That Ye May Know

By William V. Beasley

As John draws the epistle of First John to a close he tells us why it was written: “These things have I written unto you, that ye may know that ye have eternal life, even unto you that believe on the name of the Son of God” (1 John 5:13). People today, as in the first century, are interested in knowing their spiritual condition. Thus, a study of this epistle is in order to “know.”

Basis Of Our Faith (1 John 1:1-4)

The epistle of First John begins, as does the fourth gospel, with a statement of the deity of Jesus Christ. Both look back to “the beginning,” and both speak of the divinity of Him whom we through faith accept as our Savior. John speaks of the basis of our faith as something which he knew by his physical senses (saw, heard, touched-1 John 1:1, 3). Our faith is based on the testimony of eye, ear and hand witnesses. Jesus, after His resurrection, told the disciples “see” and “handle” (Luke 24:39) that they might know. Like Peter, John could have said, “For we did not follow cunningly devised fables. . .” (see 2 Pet. 1:16-21).

It is possible for our physical senses to deceive us; courts prefer more than one witness. When numerous witnesses respond telling of physical senses (see, hear, handle; or as in the case of Matt. 14:16ff all five senses involved) we are forced to believe. When we see men, the apostles and many others, whose whole lives were changed by what they saw, heard and handled and their testimonies agree, we must accept it or, as N. T. Caton says, “admit the chief of absurdities, viz.: an effect without a cause” (A Commentary and an Exposition of the Epistles of James, Peter, John and Jude, p. 142). The apostles did not deliver ought by hearsay, human tradition or conjecture.

Through the testimony of the eye, ear and hand witnesses we have fellowship with the apostles (witnesses), the Father and the Son (1 John 1:3b). Such fellowship (which includes our forgiveness, adoption as children of God, promises of eternal life, etc.) is the completeness of joy (1 John 1:4).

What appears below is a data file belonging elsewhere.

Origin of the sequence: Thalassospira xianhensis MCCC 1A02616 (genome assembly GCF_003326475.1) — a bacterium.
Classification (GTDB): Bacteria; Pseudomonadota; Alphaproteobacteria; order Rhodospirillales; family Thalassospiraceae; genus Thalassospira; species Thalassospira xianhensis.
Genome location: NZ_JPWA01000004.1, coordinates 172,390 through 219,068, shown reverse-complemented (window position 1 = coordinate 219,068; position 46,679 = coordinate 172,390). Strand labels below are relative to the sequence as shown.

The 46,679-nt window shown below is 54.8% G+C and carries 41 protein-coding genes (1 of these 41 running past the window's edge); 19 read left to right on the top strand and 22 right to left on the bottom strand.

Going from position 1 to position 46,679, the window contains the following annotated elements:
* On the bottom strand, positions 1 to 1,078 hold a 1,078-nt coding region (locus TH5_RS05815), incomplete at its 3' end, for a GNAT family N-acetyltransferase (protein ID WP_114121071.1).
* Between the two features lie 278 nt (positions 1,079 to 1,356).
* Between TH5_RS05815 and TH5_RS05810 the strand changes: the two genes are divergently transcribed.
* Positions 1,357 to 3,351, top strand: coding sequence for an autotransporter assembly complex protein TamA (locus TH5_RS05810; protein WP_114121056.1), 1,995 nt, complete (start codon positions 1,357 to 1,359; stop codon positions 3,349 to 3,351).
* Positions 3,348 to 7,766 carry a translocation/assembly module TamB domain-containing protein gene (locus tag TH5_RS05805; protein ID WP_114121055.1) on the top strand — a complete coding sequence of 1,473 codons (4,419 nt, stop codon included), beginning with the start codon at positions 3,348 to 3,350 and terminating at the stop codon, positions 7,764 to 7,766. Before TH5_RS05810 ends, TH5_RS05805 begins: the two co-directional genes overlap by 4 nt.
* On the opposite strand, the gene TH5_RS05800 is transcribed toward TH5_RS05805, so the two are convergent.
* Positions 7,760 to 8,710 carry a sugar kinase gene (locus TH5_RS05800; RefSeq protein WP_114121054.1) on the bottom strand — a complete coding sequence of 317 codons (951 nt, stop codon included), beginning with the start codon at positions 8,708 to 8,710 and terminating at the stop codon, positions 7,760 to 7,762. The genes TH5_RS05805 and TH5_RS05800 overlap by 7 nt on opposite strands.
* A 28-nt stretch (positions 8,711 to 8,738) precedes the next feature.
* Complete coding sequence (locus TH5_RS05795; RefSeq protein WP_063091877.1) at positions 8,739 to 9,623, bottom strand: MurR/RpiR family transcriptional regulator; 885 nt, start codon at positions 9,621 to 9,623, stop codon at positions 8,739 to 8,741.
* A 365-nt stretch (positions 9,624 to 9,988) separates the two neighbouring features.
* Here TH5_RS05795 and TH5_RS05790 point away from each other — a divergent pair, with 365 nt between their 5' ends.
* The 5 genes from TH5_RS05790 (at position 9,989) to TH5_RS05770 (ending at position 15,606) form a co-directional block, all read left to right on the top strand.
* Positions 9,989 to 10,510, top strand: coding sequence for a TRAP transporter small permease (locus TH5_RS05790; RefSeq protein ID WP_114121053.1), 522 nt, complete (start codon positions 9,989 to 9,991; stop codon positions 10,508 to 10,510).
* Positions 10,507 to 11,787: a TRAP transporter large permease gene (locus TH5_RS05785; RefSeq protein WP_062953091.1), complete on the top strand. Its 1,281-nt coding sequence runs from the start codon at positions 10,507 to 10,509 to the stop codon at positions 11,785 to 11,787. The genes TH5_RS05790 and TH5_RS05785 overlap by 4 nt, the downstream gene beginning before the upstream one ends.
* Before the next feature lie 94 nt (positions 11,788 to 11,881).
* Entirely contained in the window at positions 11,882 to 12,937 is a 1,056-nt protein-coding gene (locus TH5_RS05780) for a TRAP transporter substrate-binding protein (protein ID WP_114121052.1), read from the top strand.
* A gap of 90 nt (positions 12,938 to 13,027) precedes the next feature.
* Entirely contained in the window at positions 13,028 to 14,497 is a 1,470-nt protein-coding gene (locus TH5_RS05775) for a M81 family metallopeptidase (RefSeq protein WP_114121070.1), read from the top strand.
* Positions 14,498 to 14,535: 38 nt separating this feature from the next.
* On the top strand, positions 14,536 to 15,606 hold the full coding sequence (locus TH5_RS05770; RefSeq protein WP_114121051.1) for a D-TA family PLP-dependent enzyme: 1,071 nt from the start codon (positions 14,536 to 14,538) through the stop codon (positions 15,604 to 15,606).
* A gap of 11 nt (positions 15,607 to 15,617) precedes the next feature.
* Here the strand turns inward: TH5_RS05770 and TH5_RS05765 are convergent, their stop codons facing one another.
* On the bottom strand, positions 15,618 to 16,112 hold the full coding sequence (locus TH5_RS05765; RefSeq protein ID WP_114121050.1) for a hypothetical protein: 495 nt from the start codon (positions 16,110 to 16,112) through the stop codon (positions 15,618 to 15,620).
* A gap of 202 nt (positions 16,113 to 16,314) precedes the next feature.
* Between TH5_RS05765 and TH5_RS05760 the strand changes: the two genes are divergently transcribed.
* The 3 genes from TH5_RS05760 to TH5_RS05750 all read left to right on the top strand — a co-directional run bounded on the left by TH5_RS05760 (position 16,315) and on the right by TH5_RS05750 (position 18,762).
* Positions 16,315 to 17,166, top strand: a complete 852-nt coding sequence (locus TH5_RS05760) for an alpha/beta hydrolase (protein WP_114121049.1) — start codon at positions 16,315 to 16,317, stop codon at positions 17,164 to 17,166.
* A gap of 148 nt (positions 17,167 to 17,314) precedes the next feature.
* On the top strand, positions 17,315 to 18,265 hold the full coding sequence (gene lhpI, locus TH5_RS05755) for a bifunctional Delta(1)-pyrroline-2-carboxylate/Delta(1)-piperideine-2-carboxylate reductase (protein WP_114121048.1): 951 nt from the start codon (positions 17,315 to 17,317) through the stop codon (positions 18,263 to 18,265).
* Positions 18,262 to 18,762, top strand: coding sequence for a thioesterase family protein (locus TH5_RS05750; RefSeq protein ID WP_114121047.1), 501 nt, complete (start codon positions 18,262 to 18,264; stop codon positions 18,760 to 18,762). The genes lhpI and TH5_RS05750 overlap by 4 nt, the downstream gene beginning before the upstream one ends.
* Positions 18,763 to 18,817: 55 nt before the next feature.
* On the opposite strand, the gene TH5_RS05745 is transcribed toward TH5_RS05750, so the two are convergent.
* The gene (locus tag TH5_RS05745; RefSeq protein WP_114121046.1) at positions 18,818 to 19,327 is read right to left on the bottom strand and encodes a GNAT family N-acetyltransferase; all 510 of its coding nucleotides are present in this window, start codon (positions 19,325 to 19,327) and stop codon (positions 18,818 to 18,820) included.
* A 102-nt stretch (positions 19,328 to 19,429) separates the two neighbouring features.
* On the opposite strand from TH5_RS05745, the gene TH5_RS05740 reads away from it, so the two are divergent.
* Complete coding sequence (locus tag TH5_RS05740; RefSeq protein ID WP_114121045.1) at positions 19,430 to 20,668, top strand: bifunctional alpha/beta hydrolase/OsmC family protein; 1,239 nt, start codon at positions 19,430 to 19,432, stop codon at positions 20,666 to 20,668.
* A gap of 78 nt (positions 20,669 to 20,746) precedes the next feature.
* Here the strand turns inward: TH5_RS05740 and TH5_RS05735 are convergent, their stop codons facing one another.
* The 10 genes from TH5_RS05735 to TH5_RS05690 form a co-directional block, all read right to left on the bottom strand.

Basis Of Our Fellowship (1 John 1:5-10)

The message from Jesus is that “God is light. . .” (1 John 1:5), i.e., God is the source of all light (physical and spiritual). There is no mixture of light and darkness with God. The Devil and his angles are spoken of as darkness (Eph. 6:12; Luke 22:53; Col. 1:13) and those who obey God are “saints in light” (Col. 1:12).

Fellowship with God is based on walking in light (Psa. 119:105; John 1:4-9; 8:12). It is a lie (1 John 1:6) to claim fellowship with God while walking in darkness, but if we walk in the light we are cleansed by the blood of Jesus. This is not a one time shot (baptism) but is continuous action-we must continue walking in the light of God’s word.

The one claiming sinlessness is deceived (1 John 1:8). Some people see in this the same idea as in 1 John 1:10, but it would seem that the present tense indicates more. We can receive forgiveness and for a while live above sin. Experience tells us that we will stumble and need forgiveness again. If “the truth is not in us” the blood of Jesus does not cleanse us. In verse 9, we find our belief about verse 8 strengthened. One translation reads, “If we keep confessing our sins. . .” (The Interpretation of the Epistles of St. Peter, St. John and St. Jude, R. C. H. Lenski, p. 392). We are commanded to “confess our sins” (1 John 1:9). This means far more than to say, “I have sinned.” We must confess, even to God, our specific sins: “I have lied, stolen, lusted, etc.” To claim sinless perfection is to call God a liar (1 John 1:10). Sin is a common denominator of all responsible (age of responsibility) individuals (Rom. 6:23).


Can you, from our study thus far, ” know that ye have eternal life?” If you cannot know that you do have eternal life, it may be a strong indication that you do not have eternal lite. Is your faith based on the eye, ear and hand witness of the apostles? Are you walking “in the light” of God’s word? Do you “keep confessing” you sins? If not, you know concerning salvation, but it is not to “know that you have eternal life,” but that you do not have it.

Truth Magazine XXII: 45, pp. 730-731
November 16, 1978